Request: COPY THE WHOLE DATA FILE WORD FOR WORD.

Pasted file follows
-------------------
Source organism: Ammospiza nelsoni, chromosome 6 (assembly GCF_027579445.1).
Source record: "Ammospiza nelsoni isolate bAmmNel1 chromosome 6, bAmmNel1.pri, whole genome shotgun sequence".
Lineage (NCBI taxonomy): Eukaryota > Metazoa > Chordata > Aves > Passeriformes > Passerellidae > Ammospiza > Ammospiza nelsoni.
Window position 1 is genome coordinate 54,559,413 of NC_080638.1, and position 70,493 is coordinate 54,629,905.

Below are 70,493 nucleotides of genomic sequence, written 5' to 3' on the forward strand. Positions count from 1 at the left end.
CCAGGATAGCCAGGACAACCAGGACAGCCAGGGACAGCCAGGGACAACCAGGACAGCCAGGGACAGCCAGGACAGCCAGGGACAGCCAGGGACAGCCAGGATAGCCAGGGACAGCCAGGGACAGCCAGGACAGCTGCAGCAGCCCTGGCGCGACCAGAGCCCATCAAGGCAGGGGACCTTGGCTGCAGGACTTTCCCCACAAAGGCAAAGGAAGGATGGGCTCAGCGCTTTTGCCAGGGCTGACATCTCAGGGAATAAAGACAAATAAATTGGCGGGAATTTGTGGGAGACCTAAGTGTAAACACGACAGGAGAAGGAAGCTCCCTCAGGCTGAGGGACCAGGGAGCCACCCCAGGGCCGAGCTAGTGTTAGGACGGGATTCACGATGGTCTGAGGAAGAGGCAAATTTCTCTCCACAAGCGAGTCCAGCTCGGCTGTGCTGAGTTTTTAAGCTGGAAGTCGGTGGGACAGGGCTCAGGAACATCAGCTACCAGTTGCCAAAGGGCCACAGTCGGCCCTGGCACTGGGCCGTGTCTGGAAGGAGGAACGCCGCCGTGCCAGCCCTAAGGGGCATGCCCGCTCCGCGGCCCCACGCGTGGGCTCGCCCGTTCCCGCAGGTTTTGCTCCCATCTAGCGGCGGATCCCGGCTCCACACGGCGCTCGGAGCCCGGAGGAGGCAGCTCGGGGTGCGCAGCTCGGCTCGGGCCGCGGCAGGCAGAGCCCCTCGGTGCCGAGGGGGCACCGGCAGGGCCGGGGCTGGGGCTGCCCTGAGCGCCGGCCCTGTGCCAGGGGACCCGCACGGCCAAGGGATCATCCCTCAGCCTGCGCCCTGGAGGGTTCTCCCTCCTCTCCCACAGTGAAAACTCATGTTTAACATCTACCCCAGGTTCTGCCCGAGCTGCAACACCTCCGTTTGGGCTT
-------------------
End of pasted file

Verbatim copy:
Source organism: Ammospiza nelsoni, chromosome 6 (assembly GCF_027579445.1).
Source record: "Ammospiza nelsoni isolate bAmmNel1 chromosome 6, bAmmNel1.pri, whole genome shotgun sequence".
Lineage (NCBI taxonomy): Eukaryota > Metazoa > Chordata > Aves > Passeriformes > Passerellidae > Ammospiza > Ammospiza nelsoni.
Window position 1 is genome coordinate 54,559,413 of NC_080638.1, and position 70,493 is coordinate 54,629,905.

Below are 70,493 nucleotides of genomic sequence, written 5' to 3' on the forward strand. Positions count from 1 at the left end.
CCAGGATAGCCAGGACAACCAGGACAGCCAGGGACAGCCAGGGACAACCAGGACAGCCAGGGACAGCCAGGACAGCCAGGGACAGCCAGGGACAGCCAGGATAGCCAGGGACAGCCAGGGACAGCCAGGACAGCTGCAGCAGCCCTGGCGCGACCAGAGCCCATCAAGGCAGGGGACCTTGGCTGCAGGACTTTCCCCACAAAGGCAAAGGAAGGATGGGCTCAGCGCTTTTGCCAGGGCTGACATCTCAGGGAATAAAGACAAATAAATTGGCGGGAATTTGTGGGAGACCTAAGTGTAAACACGACAGGAGAAGGAAGCTCCCTCAGGCTGAGGGACCAGGGAGCCACCCCAGGGCCGAGCTAGTGTTAGGACGGGATTCACGATGGTCTGAGGAAGAGGCAAATTTCTCTCCACAAGCGAGTCCAGCTCGGCTGTGCTGAGTTTTTAAGCTGGAAGTCGGTGGGACAGGGCTCAGGAACATCAGCTACCAGTTGCCAAAGGGCCACAGTCGGCCCTGGCACTGGGCCGTGTCTGGAAGGAGGAACGCCGCCGTGCCAGCCCTAAGGGGCATGCCCGCTCCGCGGCCCCACGCGTGGGCTCGCCCGTTCCCGCAGGTTTTGCTCCCATCTAGCGGCGGATCCCGGCTCCACACGGCGCTCGGAGCCCGGAGGAGGCAGCTCGGGGTGCGCAGCTCGGCTCGGGCCGCGGCAGGCAGAGCCCCTCGGTGCCGAGGGGGCACCGGCAGGGCCGGGGCTGGGGCTGCCCTGAGCGCCGGCCCTGTGCCAGGGGACCCGCACGGCCAAGGGATCATCCCTCAGCCTGCGCCCTGGAGGGTTCTCCCTCCTCTCCCACAGTGAAAACTCATGTTTAACATCTACCCCAGGTTCTGCCCGAGCTGCAACACCTCCGTTTGGGCTT